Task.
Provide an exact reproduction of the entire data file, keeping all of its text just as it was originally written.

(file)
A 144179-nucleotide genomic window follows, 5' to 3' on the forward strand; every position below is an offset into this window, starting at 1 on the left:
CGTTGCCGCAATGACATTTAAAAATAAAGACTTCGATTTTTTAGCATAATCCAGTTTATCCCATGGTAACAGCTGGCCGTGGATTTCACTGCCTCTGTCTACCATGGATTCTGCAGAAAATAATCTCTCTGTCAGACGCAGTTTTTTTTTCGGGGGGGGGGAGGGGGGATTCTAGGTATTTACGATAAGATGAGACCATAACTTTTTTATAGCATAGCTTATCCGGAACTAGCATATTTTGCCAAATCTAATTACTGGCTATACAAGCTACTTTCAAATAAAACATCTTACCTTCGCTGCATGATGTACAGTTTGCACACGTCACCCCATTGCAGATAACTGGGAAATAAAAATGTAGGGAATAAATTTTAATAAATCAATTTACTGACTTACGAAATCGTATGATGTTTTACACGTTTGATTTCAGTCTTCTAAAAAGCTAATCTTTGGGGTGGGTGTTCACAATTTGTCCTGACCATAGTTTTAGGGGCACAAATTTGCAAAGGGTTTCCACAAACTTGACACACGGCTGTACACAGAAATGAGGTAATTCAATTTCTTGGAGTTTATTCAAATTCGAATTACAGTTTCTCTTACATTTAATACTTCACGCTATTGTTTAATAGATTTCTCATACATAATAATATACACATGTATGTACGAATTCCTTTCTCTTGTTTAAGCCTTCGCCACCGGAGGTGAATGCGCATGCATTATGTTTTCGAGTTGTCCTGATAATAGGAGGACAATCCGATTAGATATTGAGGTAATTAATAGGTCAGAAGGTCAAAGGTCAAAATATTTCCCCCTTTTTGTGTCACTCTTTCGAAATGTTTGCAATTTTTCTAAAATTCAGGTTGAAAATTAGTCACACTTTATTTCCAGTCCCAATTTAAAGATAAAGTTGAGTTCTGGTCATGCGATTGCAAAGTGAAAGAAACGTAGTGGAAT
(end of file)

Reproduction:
A 144179-nucleotide genomic window follows, 5' to 3' on the forward strand; every position below is an offset into this window, starting at 1 on the left:
CGTTGCCGCAATGACATTTAAAAATAAAGACTTCGATTTTTTAGCATAATCCAGTTTATCCCATGGTAACAGCTGGCCGTGGATTTCACTGCCTCTGTCTACCATGGATTCTGCAGAAAATAATCTCTCTGTCAGACGCAGTTTTTTTTTCGGGGGGGGGGAGGGGGGATTCTAGGTATTTACGATAAGATGAGACCATAACTTTTTTATAGCATAGCTTATCCGGAACTAGCATATTTTGCCAAATCTAATTACTGGCTATACAAGCTACTTTCAAATAAAACATCTTACCTTCGCTGCATGATGTACAGTTTGCACACGTCACCCCATTGCAGATAACTGGGAAATAAAAATGTAGGGAATAAATTTTAATAAATCAATTTACTGACTTACGAAATCGTATGATGTTTTACACGTTTGATTTCAGTCTTCTAAAAAGCTAATCTTTGGGGTGGGTGTTCACAATTTGTCCTGACCATAGTTTTAGGGGCACAAATTTGCAAAGGGTTTCCACAAACTTGACACACGGCTGTACACAGAAATGAGGTAATTCAATTTCTTGGAGTTTATTCAAATTCGAATTACAGTTTCTCTTACATTTAATACTTCACGCTATTGTTTAATAGATTTCTCATACATAATAATATACACATGTATGTACGAATTCCTTTCTCTTGTTTAAGCCTTCGCCACCGGAGGTGAATGCGCATGCATTATGTTTTCGAGTTGTCCTGATAATAGGAGGACAATCCGATTAGATATTGAGGTAATTAATAGGTCAGAAGGTCAAAGGTCAAAATATTTCCCCCTTTTTGTGTCACTCTTTCGAAATGTTTGCAATTTTTCTAAAATTCAGGTTGAAAATTAGTCACACTTTATTTCCAGTCCCAATTTAAAGATAAAGTTGAGTTCTGGTCATGCGATTGCAAAGTGAAAGAAACGTAGTGGAAT